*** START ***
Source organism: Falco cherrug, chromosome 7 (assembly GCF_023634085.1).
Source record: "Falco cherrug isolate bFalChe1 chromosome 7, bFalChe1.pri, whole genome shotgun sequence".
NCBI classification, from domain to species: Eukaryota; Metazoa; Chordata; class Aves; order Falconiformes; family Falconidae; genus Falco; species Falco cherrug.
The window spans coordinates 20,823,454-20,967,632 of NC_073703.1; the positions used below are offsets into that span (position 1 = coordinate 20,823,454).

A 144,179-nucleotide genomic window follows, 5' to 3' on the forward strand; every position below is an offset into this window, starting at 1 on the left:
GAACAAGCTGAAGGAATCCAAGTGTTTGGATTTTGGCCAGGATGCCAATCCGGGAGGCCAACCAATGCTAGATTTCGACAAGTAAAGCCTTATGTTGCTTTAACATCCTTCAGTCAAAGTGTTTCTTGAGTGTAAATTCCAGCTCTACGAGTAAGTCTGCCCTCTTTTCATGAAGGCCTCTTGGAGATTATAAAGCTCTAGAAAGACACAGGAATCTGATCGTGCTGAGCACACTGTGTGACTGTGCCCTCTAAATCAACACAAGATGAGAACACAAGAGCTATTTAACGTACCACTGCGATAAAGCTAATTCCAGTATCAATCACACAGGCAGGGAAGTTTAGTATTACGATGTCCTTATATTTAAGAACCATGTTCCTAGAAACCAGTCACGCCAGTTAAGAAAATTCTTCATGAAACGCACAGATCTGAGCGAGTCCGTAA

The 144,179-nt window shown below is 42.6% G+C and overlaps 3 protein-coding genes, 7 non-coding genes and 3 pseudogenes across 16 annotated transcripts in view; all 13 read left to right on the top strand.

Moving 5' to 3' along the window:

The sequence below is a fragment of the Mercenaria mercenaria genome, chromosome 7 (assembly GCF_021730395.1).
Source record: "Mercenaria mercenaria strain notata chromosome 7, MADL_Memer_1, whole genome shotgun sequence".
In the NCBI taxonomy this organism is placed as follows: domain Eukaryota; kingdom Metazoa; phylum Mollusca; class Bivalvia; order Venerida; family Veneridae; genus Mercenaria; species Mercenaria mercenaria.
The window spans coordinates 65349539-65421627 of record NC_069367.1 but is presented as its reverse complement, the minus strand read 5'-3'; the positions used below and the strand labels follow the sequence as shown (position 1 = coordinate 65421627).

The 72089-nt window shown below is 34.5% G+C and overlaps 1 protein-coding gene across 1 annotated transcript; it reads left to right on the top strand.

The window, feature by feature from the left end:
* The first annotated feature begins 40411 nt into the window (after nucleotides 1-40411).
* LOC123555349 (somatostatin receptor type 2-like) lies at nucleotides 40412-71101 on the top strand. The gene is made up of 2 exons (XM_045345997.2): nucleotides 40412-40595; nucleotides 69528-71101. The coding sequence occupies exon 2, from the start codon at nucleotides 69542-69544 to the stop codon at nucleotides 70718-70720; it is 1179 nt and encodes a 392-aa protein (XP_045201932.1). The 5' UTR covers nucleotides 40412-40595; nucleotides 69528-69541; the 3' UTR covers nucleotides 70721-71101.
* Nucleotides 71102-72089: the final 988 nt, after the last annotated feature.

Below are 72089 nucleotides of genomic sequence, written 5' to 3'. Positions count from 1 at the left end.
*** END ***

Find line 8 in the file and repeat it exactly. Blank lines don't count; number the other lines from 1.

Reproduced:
Moving 5' to 3' along the window: